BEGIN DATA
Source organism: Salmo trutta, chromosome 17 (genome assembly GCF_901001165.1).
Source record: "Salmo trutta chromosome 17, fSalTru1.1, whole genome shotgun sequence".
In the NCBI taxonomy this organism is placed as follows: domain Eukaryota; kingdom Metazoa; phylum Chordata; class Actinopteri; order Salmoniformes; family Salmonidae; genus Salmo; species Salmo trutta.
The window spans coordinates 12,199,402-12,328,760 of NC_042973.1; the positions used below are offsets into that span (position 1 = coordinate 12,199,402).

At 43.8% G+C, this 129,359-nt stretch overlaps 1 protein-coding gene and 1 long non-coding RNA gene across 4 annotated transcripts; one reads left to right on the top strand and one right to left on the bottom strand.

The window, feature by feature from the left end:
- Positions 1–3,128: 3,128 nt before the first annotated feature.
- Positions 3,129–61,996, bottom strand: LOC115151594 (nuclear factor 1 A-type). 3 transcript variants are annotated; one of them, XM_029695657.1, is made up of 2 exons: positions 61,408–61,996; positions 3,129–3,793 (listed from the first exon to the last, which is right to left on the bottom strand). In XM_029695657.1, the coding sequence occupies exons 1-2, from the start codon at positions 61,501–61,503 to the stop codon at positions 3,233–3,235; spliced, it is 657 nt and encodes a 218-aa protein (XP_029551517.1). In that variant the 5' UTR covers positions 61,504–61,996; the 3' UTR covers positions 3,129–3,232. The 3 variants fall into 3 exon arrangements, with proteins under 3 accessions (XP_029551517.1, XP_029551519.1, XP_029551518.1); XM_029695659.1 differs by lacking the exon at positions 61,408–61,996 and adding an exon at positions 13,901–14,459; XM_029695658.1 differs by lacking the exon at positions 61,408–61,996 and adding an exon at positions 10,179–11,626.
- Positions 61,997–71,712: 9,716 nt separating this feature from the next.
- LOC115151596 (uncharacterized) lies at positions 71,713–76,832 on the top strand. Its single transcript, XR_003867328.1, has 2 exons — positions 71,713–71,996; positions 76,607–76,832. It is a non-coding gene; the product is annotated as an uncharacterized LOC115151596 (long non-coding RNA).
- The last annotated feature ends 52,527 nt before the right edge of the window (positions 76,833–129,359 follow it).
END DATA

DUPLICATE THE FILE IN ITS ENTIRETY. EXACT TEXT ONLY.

Source organism: Salmo trutta, chromosome 17 (genome assembly GCF_901001165.1).
Source record: "Salmo trutta chromosome 17, fSalTru1.1, whole genome shotgun sequence".
In the NCBI taxonomy this organism is placed as follows: domain Eukaryota; kingdom Metazoa; phylum Chordata; class Actinopteri; order Salmoniformes; family Salmonidae; genus Salmo; species Salmo trutta.
The window spans coordinates 12,199,402-12,328,760 of NC_042973.1; the positions used below are offsets into that span (position 1 = coordinate 12,199,402).

At 43.8% G+C, this 129,359-nt stretch overlaps 1 protein-coding gene and 1 long non-coding RNA gene across 4 annotated transcripts; one reads left to right on the top strand and one right to left on the bottom strand.

The window, feature by feature from the left end:
- Positions 1–3,128: 3,128 nt before the first annotated feature.
- Positions 3,129–61,996, bottom strand: LOC115151594 (nuclear factor 1 A-type). 3 transcript variants are annotated; one of them, XM_029695657.1, is made up of 2 exons: positions 61,408–61,996; positions 3,129–3,793 (listed from the first exon to the last, which is right to left on the bottom strand). In XM_029695657.1, the coding sequence occupies exons 1-2, from the start codon at positions 61,501–61,503 to the stop codon at positions 3,233–3,235; spliced, it is 657 nt and encodes a 218-aa protein (XP_029551517.1). In that variant the 5' UTR covers positions 61,504–61,996; the 3' UTR covers positions 3,129–3,232. The 3 variants fall into 3 exon arrangements, with proteins under 3 accessions (XP_029551517.1, XP_029551519.1, XP_029551518.1); XM_029695659.1 differs by lacking the exon at positions 61,408–61,996 and adding an exon at positions 13,901–14,459; XM_029695658.1 differs by lacking the exon at positions 61,408–61,996 and adding an exon at positions 10,179–11,626.
- Positions 61,997–71,712: 9,716 nt separating this feature from the next.
- LOC115151596 (uncharacterized) lies at positions 71,713–76,832 on the top strand. Its single transcript, XR_003867328.1, has 2 exons — positions 71,713–71,996; positions 76,607–76,832. It is a non-coding gene; the product is annotated as an uncharacterized LOC115151596 (long non-coding RNA).
- The last annotated feature ends 52,527 nt before the right edge of the window (positions 76,833–129,359 follow it).